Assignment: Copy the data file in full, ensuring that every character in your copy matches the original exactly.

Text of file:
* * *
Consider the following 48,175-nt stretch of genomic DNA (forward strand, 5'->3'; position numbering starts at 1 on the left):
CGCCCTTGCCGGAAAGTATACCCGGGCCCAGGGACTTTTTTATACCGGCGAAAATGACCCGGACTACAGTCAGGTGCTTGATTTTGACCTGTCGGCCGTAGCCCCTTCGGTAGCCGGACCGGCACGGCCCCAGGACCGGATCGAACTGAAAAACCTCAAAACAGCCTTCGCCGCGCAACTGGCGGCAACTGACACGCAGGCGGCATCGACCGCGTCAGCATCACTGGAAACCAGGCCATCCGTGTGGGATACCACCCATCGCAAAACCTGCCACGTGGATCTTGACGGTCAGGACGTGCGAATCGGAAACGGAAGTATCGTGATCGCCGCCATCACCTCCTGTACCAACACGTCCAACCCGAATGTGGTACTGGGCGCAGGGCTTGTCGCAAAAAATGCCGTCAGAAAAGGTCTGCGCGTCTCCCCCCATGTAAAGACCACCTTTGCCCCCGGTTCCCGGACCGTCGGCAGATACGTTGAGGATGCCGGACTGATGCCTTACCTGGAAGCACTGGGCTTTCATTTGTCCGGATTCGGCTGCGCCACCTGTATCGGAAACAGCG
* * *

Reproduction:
Consider the following 48,175-nt stretch of genomic DNA (forward strand, 5'->3'; position numbering starts at 1 on the left):
CGCCCTTGCCGGAAAGTATACCCGGGCCCAGGGACTTTTTTATACCGGCGAAAATGACCCGGACTACAGTCAGGTGCTTGATTTTGACCTGTCGGCCGTAGCCCCTTCGGTAGCCGGACCGGCACGGCCCCAGGACCGGATCGAACTGAAAAACCTCAAAACAGCCTTCGCCGCGCAACTGGCGGCAACTGACACGCAGGCGGCATCGACCGCGTCAGCATCACTGGAAACCAGGCCATCCGTGTGGGATACCACCCATCGCAAAACCTGCCACGTGGATCTTGACGGTCAGGACGTGCGAATCGGAAACGGAAGTATCGTGATCGCCGCCATCACCTCCTGTACCAACACGTCCAACCCGAATGTGGTACTGGGCGCAGGGCTTGTCGCAAAAAATGCCGTCAGAAAAGGTCTGCGCGTCTCCCCCCATGTAAAGACCACCTTTGCCCCCGGTTCCCGGACCGTCGGCAGATACGTTGAGGATGCCGGACTGATGCCTTACCTGGAAGCACTGGGCTTTCATTTGTCCGGATTCGGCTGCGCCACCTGTATCGGAAACAGCG